A Low Cost Pupillometry Approach

A Low Cost Pupillometry Approach

Sergios Petridis (National Center for Scientific Research “Demokritos,” Athens, Greece), Theodoros Giannakopoulos (National Center for Scientific Research “Demokritos,” Athens, Greece) and Constantine D. Spyropoulos (National Center for Scientific Research “Demokritos,” Athens, Greece)
Copyright: © 2015 |Pages: 13
DOI: 10.4018/IJEHMC.2015100104
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Abstract

The need for low-cost health monitoring is increasing with the continuous increase of the elderly population. In this context, unobtrusive audiovisual monitoring methods can be of great importance. More particularly, the diameter of the pupil is a valuable source of information, since, apart from pathological cases, it can reveal the emotional state, the fatigue and the ageing. To allow for unobtrusive monitoring to gain acceptance, one should seek for efficient methods of monitoring using common low-cost hardware. This paper describes a method for monitoring pupil sizes using a common, low-cost web camera in real time. The proposed approach detects the face and the eyes area at first stage. Subsequently, optimal iris and sclera location and radius, modeled as ellipses, are found using efficient spatial filtering. As a final step, the pupil center and radius is estimated by optimal filtering within the area of the iris. Experimental results show both the efficiency and the effectiveness of our approach.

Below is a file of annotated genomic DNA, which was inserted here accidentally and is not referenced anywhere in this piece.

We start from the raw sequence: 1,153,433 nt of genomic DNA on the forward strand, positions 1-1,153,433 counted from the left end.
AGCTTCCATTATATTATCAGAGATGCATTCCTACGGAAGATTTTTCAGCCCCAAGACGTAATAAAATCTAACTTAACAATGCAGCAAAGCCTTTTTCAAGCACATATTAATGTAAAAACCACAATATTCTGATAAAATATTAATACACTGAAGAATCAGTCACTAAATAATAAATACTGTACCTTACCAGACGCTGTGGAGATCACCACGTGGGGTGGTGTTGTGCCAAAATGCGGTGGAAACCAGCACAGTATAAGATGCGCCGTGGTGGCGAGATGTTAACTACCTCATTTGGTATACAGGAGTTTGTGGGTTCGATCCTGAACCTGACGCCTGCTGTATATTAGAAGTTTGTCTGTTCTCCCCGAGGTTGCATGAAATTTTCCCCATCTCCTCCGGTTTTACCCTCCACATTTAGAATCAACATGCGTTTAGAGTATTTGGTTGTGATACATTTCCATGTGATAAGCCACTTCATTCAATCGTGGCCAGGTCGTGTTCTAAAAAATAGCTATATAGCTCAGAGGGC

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Method

Face and Eye Bounding Box Detection

The overall scheme of the proposed method is presented in Figure 1. At a first stage, the face is detected. Face detection is a well-studied problem in machine vision (Viola and Jones, 2001) and there exist now several commercial tools that achieve high accuracy with high speed. For our purposes, we have used SHORETM (Sophisticated High-speed Object Recognition Engine) which achieves face detection at a frame rate greater than 50fps.

Figure 1.

The overall architecture of the proposed method

The same engine, also provides directly as a rough estimate of the two eyes area, which we have used to initiate iris and pupil detection.

Figure 2.

Sample eye area image

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